The Importance of Vitamin D for Your (Dental) Health
Normally we think of Vitamin D as “just another vitamin in my daily package,” but the qualities of this vitamin cannot be overstated enough.
First off, Vitamin D is not actually a vitamin, it is what’s called a “prohormone” which is a substance that is converted via enzymes to become an anabolic hormone which stimulates protein synthesis, muscle growth and insulin. In simple terms, prohormones help fortify and strengthen your bones and teeth.
Unlike the actual vitamins which are not naturally produced in the body, Vitamin D can be produced by sunlight on the body. In addition, some foods such as most dairy products, fatty fish like salmon, cheese and egg yolks are rich in Vitamin D.
So what does Vitamin D do for your teeth and gums?
When you consider that tooth decay and gum disease are the most common issues with teeth and have already taken epidemic proportions, Vitamin D plays a very important role in preventing decay and gum issues. Vitamin D is crucial to build healthy bones and it allows your digestive system to absorb calcium from your diet. Vitamin D can also repair the underlying layer of your teeth, called dentin, which is important if you’re having receding gums. This key vitamin also manages your immune system which is important in preventing inflammations of your gums.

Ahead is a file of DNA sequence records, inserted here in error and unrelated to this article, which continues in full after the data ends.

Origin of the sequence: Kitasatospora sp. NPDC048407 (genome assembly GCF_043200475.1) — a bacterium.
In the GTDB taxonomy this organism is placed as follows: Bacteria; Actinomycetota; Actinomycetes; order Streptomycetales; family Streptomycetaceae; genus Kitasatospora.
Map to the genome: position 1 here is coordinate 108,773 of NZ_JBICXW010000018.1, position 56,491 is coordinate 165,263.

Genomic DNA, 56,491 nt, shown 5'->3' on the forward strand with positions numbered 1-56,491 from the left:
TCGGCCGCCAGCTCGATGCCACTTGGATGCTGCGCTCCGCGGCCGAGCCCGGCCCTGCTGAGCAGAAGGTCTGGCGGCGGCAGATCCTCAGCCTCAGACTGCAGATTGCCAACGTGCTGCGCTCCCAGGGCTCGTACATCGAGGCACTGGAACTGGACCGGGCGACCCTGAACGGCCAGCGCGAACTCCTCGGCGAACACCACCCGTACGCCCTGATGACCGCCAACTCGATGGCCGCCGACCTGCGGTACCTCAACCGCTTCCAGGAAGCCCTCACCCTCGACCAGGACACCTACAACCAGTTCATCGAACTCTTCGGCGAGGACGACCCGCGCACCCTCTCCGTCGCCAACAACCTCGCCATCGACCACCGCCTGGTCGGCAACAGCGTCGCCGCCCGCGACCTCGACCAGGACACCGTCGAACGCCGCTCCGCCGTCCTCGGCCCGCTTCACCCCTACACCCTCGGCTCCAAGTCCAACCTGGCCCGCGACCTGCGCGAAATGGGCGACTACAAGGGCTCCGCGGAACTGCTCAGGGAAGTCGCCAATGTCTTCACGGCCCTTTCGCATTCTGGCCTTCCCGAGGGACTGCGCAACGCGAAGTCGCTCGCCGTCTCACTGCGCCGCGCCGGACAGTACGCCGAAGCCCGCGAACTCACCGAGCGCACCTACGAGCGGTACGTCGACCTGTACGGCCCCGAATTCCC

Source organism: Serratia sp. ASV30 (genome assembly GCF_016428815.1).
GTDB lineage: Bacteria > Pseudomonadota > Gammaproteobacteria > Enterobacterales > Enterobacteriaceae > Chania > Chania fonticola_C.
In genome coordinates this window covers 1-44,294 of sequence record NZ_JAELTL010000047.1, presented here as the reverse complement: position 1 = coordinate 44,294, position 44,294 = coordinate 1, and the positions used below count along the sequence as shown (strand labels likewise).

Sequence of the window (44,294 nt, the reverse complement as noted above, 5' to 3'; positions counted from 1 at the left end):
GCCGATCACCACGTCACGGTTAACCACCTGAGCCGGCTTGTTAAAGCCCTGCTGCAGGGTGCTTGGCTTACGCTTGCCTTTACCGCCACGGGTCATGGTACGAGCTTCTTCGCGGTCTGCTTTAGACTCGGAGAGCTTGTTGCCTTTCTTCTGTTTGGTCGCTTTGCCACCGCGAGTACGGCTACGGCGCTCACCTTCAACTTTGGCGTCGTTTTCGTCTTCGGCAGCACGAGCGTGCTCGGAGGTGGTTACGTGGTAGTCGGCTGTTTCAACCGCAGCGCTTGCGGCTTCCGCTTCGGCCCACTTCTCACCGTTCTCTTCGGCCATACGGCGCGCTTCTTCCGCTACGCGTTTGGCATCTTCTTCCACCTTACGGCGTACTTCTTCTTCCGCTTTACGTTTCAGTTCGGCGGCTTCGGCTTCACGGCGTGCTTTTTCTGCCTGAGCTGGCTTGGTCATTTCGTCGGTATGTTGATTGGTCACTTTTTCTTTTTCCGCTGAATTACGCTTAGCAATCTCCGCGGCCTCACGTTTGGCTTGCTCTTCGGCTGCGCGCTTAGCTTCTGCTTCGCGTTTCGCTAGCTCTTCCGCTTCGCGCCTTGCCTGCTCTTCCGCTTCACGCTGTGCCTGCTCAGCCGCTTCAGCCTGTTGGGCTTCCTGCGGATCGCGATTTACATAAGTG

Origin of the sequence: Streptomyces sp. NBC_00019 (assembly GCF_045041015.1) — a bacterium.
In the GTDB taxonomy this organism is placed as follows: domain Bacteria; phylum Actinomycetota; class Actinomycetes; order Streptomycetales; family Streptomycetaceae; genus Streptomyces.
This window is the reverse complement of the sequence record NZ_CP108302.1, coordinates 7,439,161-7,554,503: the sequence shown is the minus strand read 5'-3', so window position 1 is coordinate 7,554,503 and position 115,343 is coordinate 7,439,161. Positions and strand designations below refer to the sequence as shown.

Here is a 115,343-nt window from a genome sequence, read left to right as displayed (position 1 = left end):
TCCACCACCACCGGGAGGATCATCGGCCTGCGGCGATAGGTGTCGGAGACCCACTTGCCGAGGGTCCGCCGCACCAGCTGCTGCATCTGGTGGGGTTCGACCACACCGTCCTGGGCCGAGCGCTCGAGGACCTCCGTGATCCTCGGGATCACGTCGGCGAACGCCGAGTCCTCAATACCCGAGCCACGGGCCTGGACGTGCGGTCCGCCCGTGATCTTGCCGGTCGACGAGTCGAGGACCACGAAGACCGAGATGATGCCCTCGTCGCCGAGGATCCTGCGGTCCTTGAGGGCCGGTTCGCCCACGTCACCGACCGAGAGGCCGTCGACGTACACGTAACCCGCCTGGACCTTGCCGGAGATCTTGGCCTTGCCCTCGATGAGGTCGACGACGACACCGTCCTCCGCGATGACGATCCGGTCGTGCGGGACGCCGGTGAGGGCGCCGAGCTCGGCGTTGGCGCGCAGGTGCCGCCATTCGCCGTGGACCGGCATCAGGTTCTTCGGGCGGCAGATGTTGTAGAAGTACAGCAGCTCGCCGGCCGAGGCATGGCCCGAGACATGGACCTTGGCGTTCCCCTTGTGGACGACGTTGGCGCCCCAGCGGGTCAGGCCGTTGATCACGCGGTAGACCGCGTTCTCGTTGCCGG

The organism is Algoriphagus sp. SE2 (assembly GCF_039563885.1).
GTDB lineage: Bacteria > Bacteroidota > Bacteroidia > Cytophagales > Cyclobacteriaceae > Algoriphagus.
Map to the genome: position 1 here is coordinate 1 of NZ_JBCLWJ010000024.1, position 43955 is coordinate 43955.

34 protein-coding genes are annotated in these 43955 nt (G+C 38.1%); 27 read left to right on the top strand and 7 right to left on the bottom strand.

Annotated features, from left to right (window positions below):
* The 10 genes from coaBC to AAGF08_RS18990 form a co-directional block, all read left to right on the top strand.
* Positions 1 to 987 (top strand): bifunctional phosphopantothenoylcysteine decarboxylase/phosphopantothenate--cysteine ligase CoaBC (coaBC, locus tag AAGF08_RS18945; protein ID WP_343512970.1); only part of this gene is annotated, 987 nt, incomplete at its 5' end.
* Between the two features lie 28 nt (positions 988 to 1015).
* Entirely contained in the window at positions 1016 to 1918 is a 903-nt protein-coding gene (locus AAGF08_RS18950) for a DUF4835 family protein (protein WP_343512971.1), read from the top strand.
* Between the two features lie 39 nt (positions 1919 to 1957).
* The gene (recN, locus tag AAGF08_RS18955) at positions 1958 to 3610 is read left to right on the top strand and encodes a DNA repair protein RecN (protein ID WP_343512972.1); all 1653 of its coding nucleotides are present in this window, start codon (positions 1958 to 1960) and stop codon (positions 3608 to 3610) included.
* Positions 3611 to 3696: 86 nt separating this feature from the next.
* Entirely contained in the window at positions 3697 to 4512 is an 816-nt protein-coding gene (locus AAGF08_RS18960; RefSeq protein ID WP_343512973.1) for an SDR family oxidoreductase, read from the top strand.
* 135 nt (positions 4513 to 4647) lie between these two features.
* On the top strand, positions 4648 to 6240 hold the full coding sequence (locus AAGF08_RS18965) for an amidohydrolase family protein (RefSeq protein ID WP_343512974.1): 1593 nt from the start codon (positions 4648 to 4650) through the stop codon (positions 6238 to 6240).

Many people, especially children, are deficient in Vitamin D. According to a 2011 study, 41.6% of adults in the US are deficient. This number goes up to 69.2% in Hispanics and 82.1% in African-Americans.1
Signs of deficiency include frequent illness or infections, fatigue and tiredness, bone and back pain, depression and slow healing of wounds.
One particular effect of such a deficiency is inflammation of the gums and bone loss which can greatly affect your dental health. For example, gum disease isn’t just a sign of poor dental health, it’s also a sign of an inflamed immune system. Several recent reports demonstrate a significant association between periodontal health and the intake of vitamin D.2
Your health is important to us and so, rather than just clean your teeth or fill your cavities, we aim to give you deeper and more comprehensive solutions to make and keep your mouth healthy.
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1 Prevalence and correlates of vitamin D deficiency in US adults. Forrest KY, Stuhldreher WL.
2 Vitamin D and its impact on oral health–an update. Stein SH, Tipton DA.